A fun part of reading Livy is puzzling out the working of the Roman state.  What’s a pro praetor?   A plebeian aedile?  Sure, I could read Wikipedia or even a book, but that would mean less time reading the war with Hannibal.  Besides, how do historians figure out all that stuff?

One of the highest Roman offices was the censorship.  At first, the two censors were charged with carrying out the census, but it appears that under Rome’s democratic but not egalitarian system the power entailed in counting the citizens and enrolling them in the proper electoral list brought the office closer to what we now understand by “censorship”.  The censors were involved in a strange episode towards the end of the Second Punic War, but I have to go back a little way to describe it.

Right in the thick of the war, the consul Marcellus suggested that he and his fellow consul Crispinus take a few horsemen and ride out to reconnoiter some hills near camp.  They were caught in an ambush; Marcellus was killed and Crispinus mortally wounded.  It was an ignominious end for the general who had taken the rich Sicilian city of Syracuse and inadvertently killed one of the great mathematicians of all time.  Rome found itself in need of military talent.

As Livy tells it, they turned to Gaius Claudius Nero first, and then, seeking to balance his wildness, sought out the disgraced ex consul Marcus Livius.  After conviction on unspecified charges he had exiled himself in the country and only returned a short time before, when he was still so angry he wouldn’t change his shirt until he was made to.  Nero was affronted and Livius felt it.  Somehow Livy gives him an underdog appeal; I admit I was cheering for him when the senate went out of its way to reconcile them, and later when Nero with a rapid march up much of the length of Italy combined forces with him to inflict a fatal defeat on Hannibal’s brother Hasdrubal.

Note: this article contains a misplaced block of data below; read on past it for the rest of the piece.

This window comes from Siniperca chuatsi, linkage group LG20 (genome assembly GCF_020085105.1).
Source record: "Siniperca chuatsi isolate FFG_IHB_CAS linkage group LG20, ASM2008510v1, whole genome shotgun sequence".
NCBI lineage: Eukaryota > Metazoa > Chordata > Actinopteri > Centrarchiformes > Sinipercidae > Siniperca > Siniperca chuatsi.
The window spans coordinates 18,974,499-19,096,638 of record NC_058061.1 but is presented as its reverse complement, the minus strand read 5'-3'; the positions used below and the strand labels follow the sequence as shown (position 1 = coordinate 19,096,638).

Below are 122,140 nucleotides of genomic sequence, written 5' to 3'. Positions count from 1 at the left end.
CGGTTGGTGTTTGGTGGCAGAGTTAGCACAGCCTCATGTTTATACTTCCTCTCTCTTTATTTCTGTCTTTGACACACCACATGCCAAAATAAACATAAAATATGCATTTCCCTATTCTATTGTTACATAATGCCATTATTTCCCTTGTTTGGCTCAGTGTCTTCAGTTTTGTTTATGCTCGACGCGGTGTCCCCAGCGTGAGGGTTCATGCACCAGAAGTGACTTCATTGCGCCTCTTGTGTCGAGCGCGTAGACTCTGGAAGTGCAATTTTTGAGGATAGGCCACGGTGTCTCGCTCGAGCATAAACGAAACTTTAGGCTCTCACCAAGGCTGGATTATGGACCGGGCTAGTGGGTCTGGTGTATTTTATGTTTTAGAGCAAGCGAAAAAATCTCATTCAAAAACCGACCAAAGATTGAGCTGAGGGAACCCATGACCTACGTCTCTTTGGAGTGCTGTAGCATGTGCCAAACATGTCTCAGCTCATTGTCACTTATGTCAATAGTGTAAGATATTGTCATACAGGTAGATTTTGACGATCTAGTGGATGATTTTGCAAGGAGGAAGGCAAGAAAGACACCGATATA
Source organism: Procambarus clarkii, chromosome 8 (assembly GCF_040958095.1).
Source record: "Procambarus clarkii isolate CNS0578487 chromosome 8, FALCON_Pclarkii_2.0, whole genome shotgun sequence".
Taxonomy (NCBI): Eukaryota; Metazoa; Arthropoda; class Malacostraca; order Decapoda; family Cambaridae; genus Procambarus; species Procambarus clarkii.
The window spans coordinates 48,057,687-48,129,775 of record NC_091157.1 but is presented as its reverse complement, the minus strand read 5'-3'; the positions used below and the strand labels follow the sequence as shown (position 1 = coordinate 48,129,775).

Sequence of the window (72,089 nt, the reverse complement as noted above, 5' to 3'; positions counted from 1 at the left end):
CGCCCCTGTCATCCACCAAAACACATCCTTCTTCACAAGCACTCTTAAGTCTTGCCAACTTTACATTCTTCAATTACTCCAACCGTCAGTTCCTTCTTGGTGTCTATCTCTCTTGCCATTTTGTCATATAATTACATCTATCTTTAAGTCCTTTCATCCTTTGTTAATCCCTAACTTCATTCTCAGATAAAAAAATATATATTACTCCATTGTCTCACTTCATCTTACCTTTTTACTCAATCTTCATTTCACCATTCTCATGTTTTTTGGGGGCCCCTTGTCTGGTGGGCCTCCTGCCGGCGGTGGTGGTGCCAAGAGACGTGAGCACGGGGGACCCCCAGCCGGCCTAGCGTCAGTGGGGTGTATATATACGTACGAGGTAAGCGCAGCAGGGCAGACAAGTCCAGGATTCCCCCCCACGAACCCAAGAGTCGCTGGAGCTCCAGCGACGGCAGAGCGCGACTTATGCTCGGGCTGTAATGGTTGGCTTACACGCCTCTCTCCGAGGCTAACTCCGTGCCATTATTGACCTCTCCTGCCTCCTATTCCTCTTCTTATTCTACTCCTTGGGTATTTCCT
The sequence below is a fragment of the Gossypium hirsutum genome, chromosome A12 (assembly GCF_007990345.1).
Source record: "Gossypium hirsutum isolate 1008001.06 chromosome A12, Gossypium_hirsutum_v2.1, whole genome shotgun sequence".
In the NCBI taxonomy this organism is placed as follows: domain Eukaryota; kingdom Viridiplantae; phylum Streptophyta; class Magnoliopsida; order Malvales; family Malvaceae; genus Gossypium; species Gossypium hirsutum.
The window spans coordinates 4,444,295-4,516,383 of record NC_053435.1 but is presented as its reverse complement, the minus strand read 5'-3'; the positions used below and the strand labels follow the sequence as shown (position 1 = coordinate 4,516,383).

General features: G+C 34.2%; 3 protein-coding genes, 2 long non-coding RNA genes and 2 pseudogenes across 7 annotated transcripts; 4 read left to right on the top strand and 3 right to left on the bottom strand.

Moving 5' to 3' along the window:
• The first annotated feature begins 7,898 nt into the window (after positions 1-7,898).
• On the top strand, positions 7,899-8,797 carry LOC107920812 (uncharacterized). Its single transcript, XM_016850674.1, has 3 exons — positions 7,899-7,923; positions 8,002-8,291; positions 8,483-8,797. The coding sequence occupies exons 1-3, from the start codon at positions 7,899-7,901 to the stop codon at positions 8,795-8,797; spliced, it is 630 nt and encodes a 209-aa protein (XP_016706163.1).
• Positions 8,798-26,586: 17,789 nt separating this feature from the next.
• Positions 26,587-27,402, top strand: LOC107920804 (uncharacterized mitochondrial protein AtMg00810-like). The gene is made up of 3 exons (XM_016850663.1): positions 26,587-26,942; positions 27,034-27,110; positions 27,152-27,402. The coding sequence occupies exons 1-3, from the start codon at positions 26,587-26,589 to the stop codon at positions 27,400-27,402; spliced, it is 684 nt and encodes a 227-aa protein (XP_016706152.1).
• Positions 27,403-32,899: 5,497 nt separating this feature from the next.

So the two won a famous victory and later were elected to the censorship.  Apparently they had a falling out again, and this is where, for the first time in Livy, I found myself almost laughing out loud on the subway.  While revising the list of knights, Nero, who as censor must have had power over such technicalities, forced Livius to get rid of his horse.  Livius did the same to him.  Then Nero demoted Livius to the lowest class of citizen (aerarii), whereupon Livius

declared the entire Roman people, thirty-four tribes of them, as aerarii because they had unjustly condemned him, and then, despite the condemnation, made him first consul and then censor

Then Livy opines:

As a squabble between the censors… this was a most improper proceeding, but as a sharp criticism of popular frivolity, it was in the true tradition of the censors’ office and worthy of the high seriousness of those days.

I don’t really know what to make of this.  I’m afraid of taking it too seriously.  Livy doesn’t seem to make many jokes and this would be a good one.  If it isn’t, I guess it goes to show just how seriously he took the impossible task of the censors.  It’s tragic.  It always seems like public morals are declining and the electorate deserves a rebuke, but who can deliver it?